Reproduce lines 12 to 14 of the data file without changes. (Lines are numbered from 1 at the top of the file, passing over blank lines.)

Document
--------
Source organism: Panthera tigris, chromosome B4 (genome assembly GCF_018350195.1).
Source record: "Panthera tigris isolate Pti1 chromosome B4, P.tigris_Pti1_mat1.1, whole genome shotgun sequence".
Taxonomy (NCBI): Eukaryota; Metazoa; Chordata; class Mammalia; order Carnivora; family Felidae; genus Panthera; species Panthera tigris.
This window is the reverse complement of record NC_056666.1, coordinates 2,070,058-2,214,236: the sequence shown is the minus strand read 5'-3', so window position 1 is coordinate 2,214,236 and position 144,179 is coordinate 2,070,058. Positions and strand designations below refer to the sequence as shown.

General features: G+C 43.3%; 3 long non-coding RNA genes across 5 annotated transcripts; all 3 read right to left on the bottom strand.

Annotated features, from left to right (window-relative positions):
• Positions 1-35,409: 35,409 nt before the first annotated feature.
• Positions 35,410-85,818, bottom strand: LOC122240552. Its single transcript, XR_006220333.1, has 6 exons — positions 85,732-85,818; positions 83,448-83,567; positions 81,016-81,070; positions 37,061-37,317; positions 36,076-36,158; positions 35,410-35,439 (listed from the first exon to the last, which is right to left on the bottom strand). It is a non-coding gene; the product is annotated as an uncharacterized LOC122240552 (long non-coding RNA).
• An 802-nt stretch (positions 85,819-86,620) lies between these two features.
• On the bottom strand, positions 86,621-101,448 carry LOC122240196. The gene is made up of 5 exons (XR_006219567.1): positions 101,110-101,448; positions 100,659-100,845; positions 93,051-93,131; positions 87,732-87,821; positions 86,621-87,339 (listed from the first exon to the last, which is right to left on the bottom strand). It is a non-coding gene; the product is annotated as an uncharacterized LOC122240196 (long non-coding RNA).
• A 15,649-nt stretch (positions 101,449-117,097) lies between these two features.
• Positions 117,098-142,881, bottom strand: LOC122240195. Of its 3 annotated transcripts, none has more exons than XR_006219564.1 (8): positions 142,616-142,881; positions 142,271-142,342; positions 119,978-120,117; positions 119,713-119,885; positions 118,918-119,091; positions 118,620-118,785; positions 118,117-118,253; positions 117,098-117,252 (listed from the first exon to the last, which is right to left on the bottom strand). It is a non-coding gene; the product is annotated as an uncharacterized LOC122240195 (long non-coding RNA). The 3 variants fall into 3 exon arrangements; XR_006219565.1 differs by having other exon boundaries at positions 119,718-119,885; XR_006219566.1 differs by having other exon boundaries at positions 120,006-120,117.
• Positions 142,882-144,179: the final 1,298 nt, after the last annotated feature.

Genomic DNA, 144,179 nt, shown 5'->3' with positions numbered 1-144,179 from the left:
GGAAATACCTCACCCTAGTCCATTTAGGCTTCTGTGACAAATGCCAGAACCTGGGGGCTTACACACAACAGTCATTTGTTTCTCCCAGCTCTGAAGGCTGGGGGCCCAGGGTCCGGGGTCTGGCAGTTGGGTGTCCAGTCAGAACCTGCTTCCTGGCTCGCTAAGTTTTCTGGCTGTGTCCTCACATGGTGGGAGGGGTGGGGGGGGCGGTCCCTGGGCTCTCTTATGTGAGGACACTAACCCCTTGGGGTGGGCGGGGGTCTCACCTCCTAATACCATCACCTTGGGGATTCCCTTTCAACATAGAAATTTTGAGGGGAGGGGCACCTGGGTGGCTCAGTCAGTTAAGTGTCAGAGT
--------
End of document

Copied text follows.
• Positions 117,098-142,881, bottom strand: LOC122240195. Of its 3 annotated transcripts, none has more exons than XR_006219564.1 (8): positions 142,616-142,881; positions 142,271-142,342; positions 119,978-120,117; positions 119,713-119,885; positions 118,918-119,091; positions 118,620-118,785; positions 118,117-118,253; positions 117,098-117,252 (listed from the first exon to the last, which is right to left on the bottom strand). It is a non-coding gene; the product is annotated as an uncharacterized LOC122240195 (long non-coding RNA). The 3 variants fall into 3 exon arrangements; XR_006219565.1 differs by having other exon boundaries at positions 119,718-119,885; XR_006219566.1 differs by having other exon boundaries at positions 120,006-120,117.
• Positions 142,882-144,179: the final 1,298 nt, after the last annotated feature.

Genomic DNA, 144,179 nt, shown 5'->3' with positions numbered 1-144,179 from the left: